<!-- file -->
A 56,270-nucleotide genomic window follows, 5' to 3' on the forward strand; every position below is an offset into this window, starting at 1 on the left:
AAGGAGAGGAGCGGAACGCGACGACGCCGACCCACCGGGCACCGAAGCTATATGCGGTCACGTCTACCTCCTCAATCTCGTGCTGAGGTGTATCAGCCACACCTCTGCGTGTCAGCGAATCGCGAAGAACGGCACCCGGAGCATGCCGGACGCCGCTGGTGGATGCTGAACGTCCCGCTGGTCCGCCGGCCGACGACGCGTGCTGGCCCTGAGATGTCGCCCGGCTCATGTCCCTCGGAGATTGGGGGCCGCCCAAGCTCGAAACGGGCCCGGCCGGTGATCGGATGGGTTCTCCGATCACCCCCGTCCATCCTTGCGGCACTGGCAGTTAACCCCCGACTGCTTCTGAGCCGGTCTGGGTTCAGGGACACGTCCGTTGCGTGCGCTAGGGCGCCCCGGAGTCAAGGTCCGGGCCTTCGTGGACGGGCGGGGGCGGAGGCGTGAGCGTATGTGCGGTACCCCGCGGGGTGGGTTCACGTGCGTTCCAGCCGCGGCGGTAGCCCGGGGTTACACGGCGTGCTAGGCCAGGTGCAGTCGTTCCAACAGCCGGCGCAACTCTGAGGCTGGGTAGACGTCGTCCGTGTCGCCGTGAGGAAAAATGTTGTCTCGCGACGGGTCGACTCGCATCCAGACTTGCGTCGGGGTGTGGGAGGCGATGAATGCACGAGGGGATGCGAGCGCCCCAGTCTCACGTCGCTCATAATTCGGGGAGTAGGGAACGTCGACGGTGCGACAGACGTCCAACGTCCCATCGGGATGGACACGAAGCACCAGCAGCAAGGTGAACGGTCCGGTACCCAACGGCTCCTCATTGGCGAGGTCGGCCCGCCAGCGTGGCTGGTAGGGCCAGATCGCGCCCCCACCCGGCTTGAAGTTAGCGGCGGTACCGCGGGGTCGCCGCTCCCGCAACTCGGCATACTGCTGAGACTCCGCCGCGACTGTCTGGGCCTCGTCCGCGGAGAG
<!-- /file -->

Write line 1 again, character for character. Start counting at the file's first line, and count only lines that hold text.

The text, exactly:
A 56,270-nucleotide genomic window follows, 5' to 3' on the forward strand; every position below is an offset into this window, starting at 1 on the left: